If you’re not helping you’re hindering

I used to go to summer camp and the highlight was always the three-day canoeing/camping trip down the northern part of the Delaware River. During a slow stretch between sections of whitewater, one camper, Kevin, took a break from paddling and let his oar dangle in the water. Our counselor, Irving, paddling in the bow, was none too thrilled and explained to him that he was creating drag, slowing down the canoe and thwarting the effort to move the canoe forward. Kevin took his oar out of the water and laid it across his lap. That’s when Irving explained that even though he was no longer actively working against forward movement of the canoe, he was not exactly helping the effort either. “If you’re not helping, you’re hindering,” he said…among other things.

Although this happened some 25 years ago, I’ve never forgotten the axiom. It occurred to me today that a company running poor ads that push an uninspiring or off-target message in an amateurish or clichéd design style is actively hindering its own marketing efforts. In effect, the company is paying money to tarnish its own brand and discourage its own sales team from working as hard it could work. It certainly isn’t making the most of the investment in ad space.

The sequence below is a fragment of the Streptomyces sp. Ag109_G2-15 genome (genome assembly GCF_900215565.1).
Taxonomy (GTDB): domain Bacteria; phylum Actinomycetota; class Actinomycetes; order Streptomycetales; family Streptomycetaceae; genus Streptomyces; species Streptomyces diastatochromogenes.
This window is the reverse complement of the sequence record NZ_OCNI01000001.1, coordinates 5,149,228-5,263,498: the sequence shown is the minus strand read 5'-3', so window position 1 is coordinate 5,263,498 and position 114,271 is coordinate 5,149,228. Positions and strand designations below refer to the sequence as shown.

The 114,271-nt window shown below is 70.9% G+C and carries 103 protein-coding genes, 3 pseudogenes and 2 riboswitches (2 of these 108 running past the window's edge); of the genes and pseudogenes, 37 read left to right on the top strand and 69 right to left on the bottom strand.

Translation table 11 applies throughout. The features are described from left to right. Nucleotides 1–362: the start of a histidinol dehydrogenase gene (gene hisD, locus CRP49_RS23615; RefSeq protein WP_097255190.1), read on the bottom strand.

When a marketing program coordinates advertising, publicity, email marketing and other methods to bring qualified prospects to the Web site, it’s critical that the Web site effectively advances these leads to a phone call or email inquiry. Lead response materials must be equally effective. If not, then neither is helping to close the sale and they are therefore, hindering. No matter how hard two people paddle, they will only go so far if there’s a leak in the canoe. Similarly, if the literature, Web site or other materials fail to effectively address the needs of the customer or prospect then only so many leads will be converted to sales, no matter how many leads are continually generated. Improving the conversion ratio with strong marketing materials by even a small percentage can yield dramatically large results.

From lead generation and building name brand awareness to instilling confidence and helping to close sales, if any one element in the marketing program is lacking or is not as effective as it could be then sales will be affected. Every element in the overall marketing program needs to deliver. Everyone who can paddle needs to paddle. Otherwise, you’re hindering. Don’t be a hinderance – call epr.

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Paul Entin’s Marketing In Real Life explores every facet of marketing from advertising, PR and lead generation to content marketing, direct response and the latest in marketing automation – and more. Paul Entin’s Marketing In Real Life provides real-life insight into the relationship among sales, marketing, and customer service – and the customer – plus quick commentary from epr founder, Paul Entin.